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Admiral Gaspard de Coligny Is Born, 1519

“The arm of the Lord had been stretched out indeed, and a mighty man of war was on their side. Coligny was to be the Joshua of the chosen people.”—Pierre Viret (French Protestant Theologian)

Admiral Gaspard de Coligny Is Born,
February 16, 1519

In times of persecution, many of our heroes of the faith proved they were men of perseverance, men who mounted eloquent apologetics, who defended the innocent from slaughter and often formed a rallying point for an entire movement. It is rare for those men to find time during such upheaval to dream; rarer still to promote those dreams to reality. But such is the legacy of Admiral Gaspard de Coligny, military leader of the Huguenots, hero of the Reformed Church in France. While perhaps most famous for being violently assassinated during the despicable Saint Bartholomew’s Eve massacre, de Coligny’s legacy of faith and vision carries on to this day, not only amongst the Protestant church but also more tangibly in the history of the New World.

Admiral Gaspard de Coligny (1519-1572)

On our tour of northern Florida, exploring the oldest city in America—St. Augustine and its northern settlements—we learn much of the vision of Admiral de Coligny, his ambitions towards discovering new lands, and his vision to create a place where his persecuted fellows might establish themselves.

The palisades at Fort Caroline in Florida

Born the third son of the Marshall of France and belonging to the powerful Châtillon family—Gaspard II de Châtillon, Count de Coligny being his full name—became heir of his family at the age of five. His mother was a devout Protestant with incredible strength of character which she passed to her sons. His eldest brother died young and the next became an Archbishop who converted to Protestantism. His devoted younger brother served as his comrade during the many wars in which he fought.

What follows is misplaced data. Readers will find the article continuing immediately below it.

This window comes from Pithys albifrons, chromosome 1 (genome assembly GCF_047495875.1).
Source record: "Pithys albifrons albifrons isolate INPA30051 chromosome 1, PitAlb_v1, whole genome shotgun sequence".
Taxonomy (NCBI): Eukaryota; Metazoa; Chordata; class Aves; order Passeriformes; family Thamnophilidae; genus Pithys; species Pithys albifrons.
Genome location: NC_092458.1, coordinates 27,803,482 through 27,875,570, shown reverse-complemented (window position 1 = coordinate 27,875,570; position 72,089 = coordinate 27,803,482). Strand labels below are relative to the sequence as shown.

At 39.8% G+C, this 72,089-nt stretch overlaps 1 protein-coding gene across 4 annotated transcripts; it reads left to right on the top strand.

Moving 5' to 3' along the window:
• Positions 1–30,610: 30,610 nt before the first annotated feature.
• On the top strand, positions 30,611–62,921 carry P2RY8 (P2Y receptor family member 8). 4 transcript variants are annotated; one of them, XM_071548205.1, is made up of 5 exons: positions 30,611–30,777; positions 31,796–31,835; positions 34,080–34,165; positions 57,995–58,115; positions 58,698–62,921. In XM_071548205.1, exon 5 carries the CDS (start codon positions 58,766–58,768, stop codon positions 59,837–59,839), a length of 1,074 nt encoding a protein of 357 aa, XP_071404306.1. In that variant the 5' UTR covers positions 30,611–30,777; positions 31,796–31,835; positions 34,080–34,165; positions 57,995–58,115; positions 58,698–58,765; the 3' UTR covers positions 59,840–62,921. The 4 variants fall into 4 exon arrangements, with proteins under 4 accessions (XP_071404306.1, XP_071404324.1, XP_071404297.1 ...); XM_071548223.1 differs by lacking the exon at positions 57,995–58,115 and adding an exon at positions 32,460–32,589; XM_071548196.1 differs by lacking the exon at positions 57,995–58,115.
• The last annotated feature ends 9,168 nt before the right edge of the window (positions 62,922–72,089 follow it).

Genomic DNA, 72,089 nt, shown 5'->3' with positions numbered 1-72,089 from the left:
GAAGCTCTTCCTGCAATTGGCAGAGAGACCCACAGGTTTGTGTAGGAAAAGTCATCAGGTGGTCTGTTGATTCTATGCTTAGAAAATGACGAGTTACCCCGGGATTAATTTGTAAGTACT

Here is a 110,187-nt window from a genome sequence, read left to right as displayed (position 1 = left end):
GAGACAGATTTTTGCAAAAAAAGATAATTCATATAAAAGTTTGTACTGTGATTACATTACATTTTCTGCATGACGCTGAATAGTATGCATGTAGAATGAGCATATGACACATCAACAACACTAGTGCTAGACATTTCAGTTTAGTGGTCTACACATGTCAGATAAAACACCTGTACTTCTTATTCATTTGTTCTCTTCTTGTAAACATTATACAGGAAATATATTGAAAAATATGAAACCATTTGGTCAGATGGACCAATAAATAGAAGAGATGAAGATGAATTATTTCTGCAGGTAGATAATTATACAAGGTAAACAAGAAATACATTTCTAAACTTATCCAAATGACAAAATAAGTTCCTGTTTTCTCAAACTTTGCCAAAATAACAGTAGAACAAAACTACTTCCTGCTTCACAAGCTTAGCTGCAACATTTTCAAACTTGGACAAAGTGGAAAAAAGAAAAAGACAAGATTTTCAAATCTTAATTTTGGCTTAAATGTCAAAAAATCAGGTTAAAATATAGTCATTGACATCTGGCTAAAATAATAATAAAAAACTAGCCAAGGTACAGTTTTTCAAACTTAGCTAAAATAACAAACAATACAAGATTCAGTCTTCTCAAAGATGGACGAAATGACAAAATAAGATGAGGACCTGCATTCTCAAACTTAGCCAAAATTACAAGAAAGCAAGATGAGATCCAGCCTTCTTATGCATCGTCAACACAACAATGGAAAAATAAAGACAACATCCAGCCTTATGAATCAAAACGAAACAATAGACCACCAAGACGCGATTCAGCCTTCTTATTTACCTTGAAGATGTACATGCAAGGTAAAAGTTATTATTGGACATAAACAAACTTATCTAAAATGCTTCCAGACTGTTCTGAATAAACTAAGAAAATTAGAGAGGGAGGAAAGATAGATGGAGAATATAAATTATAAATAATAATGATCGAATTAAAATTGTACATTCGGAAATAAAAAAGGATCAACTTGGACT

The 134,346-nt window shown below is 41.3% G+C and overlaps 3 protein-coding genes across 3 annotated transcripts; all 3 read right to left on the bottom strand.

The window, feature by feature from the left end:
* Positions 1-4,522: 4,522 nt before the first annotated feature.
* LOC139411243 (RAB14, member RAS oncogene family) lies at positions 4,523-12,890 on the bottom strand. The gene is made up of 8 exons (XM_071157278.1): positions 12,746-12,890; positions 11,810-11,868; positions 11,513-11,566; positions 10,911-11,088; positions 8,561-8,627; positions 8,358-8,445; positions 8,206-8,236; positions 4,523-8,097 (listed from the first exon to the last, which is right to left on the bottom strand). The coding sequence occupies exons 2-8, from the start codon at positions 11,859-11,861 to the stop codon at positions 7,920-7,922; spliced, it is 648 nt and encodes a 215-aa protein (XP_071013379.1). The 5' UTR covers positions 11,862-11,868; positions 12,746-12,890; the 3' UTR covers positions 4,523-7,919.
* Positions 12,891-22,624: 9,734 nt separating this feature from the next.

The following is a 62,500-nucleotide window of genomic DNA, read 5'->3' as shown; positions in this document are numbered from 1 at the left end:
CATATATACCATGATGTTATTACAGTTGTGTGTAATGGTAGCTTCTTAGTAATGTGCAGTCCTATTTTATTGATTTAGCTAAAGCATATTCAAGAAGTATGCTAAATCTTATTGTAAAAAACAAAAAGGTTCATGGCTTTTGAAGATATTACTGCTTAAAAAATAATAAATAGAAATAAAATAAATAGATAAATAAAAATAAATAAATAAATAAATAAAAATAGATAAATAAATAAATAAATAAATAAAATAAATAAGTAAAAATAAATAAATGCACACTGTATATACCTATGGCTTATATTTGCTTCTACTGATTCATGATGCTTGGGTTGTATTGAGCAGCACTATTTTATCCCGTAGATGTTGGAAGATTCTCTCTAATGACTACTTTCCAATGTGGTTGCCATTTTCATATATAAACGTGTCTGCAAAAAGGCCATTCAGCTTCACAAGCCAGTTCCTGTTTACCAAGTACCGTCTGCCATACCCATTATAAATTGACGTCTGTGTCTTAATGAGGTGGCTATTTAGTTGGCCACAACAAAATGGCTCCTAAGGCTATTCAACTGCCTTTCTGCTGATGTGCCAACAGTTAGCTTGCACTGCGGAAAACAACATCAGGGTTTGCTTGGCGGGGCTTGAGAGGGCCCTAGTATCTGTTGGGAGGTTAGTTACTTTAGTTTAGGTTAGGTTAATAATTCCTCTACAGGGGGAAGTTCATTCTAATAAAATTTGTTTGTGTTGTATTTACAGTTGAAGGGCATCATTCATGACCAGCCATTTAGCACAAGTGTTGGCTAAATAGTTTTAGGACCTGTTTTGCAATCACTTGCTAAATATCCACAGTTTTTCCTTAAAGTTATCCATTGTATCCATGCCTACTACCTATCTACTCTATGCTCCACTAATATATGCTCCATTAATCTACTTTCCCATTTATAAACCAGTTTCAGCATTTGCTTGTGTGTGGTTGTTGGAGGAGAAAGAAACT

The Coligny brothers: Odet (1517-1571), Gaspard (1519-1572) and François (1512-1569)

In his youth de Coligny distinguished himself in the service of King Francis I of France, warring with the Hapsburg’s Spanish forces and with the English. Around this same time a young lawyer named John Calvin was penning his Institutes of Christian Religion, setting forth Reformed and gospel-centered tenants of faith, and dedicating them with rebuffed zeal to that very same King Francis I. While Francois de Guise—of the prominent and zealously Catholic de Guise family—won notoriety and influence during this campaign, it was de Coligny who was entrusted with the powerful position of Admiral of France.